Fostering environmental action earns supreme youth award

Date:  14 August 2018

Minister for Youth Peeni Henare presents Injy Johnstone with the New Zealand Youth Supreme Award. Injy Johnstone, who has been working at the Ministry for the Environment as a climate change policy analyst, has taken out the supreme award in the New Zealand Youth Awards 2018 for 12-22 year olds.

Injy achieved the title for her leadership in environmental work, advocacy for foster children and disability matters and being the New Zealand representative on two United Nations groups.

The Minister for Youth Peeni Henare presented the awards at a celebration event in Parliament.

At the age of 14, having immigrated to Dunedin as a young child, Injy was fostered out and learnt first-hand the challenges of that label.

“What was special for me was trying to challenge the stigma of what foster children can do. Most foster children have a deep distrust of government. People are surprised to find out I’ve been in foster care because people presume that if you’re in foster care you’ve done something wrong, but it’s actually the situation you’ve been put in.”

Her environmental work, too, is nothing short of inspirational. This list is not exhaustive, but in 2016 she set up Envi.nz, an online sustainability portal, held a leadership role in Enviroschools, and she was also the climate ambassador for the Sir Peter Blake Trust in 2016/17, having completed the Youth EnviroLeaders’ Forum in 2012.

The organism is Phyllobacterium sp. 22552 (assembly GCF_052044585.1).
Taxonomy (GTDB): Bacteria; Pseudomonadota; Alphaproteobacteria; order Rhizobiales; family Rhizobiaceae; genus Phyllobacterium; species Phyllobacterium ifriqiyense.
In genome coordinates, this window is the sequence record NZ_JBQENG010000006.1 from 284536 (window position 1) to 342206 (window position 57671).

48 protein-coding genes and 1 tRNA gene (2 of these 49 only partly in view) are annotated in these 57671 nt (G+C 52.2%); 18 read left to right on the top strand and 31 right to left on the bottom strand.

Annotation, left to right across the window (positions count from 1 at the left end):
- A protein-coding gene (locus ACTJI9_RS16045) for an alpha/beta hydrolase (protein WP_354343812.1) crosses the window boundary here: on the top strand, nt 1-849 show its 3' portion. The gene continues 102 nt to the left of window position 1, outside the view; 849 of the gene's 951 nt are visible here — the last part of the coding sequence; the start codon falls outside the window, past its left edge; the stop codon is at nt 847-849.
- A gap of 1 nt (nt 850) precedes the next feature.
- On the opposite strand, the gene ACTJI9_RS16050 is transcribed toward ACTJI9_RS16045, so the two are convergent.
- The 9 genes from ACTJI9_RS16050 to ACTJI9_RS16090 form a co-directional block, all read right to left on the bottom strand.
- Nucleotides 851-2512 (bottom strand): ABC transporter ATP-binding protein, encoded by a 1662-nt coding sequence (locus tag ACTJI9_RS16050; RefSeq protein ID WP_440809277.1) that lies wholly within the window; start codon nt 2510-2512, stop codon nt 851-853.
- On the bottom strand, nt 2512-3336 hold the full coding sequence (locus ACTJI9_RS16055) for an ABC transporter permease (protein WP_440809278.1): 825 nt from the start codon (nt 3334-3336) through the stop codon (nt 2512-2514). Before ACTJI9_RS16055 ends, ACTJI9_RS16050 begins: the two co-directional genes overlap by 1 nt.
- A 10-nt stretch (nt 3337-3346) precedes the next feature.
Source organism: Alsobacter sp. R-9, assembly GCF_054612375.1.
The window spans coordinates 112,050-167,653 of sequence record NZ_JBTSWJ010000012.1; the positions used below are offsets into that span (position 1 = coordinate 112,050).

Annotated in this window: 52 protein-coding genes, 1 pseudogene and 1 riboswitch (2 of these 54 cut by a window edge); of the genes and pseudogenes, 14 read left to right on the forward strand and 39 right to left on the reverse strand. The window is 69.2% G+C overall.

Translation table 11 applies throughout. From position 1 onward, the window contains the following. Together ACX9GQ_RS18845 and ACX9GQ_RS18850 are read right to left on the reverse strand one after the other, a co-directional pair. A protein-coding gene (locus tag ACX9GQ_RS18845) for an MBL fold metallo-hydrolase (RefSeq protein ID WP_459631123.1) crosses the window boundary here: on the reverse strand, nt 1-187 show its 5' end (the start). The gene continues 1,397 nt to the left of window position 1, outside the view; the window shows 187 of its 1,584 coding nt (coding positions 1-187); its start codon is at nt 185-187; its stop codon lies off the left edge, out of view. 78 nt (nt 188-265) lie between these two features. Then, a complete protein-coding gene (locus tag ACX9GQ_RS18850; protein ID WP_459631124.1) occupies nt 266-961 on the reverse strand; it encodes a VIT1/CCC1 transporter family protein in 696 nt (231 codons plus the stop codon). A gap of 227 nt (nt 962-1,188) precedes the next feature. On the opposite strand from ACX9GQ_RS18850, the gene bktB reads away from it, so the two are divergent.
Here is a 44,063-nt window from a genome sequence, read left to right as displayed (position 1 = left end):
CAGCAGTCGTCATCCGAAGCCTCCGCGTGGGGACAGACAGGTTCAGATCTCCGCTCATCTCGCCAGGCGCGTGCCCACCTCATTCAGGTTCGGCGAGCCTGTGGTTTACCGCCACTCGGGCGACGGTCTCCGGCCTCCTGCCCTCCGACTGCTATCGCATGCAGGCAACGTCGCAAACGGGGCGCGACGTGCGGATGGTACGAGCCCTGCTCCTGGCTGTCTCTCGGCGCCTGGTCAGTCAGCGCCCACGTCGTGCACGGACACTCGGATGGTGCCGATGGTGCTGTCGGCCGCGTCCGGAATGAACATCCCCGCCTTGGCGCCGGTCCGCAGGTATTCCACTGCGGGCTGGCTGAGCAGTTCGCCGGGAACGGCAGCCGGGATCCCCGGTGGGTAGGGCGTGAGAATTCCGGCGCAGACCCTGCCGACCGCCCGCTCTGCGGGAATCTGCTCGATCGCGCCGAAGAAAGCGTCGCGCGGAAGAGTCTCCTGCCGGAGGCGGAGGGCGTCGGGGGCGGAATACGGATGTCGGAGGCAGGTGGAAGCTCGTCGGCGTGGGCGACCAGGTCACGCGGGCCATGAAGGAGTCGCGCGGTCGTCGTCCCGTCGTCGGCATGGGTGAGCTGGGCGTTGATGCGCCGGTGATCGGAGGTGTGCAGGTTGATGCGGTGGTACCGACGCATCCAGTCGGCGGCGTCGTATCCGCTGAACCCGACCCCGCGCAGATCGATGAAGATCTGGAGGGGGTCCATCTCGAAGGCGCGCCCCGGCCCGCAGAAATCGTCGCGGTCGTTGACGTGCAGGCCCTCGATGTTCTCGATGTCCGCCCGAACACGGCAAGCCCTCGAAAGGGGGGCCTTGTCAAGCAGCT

Injy had clearly impressed those at the trust when the time came for a group to be selected for the Kermadec Voyage.

“I said to them: ‘Everyone’s so amazing here – don’t send me’. They said you are not going to the Kermadecs, you are going to Brazil. As fortune would have it, that was my journey - my friends were going to the Kermadecs and I was going to Brazil.”

Injy, who does all of what she does despite also having an invisible disability, hopes that her efforts and tireless work will mean that those grassroots people have a voice, and are supported to feel heard.

"It is hugely important to acknowledge the mahi that Aotearoa's youth put into the present and future of our nation. The New Zealand Youth Awards recognises the hours, commitment, and perseverance that goes into affecting positive change. For me personally, this award recognises the strength of diversity and inclusivity in leadership particularly for youth with access needs and that come from disadvantaged backgrounds.”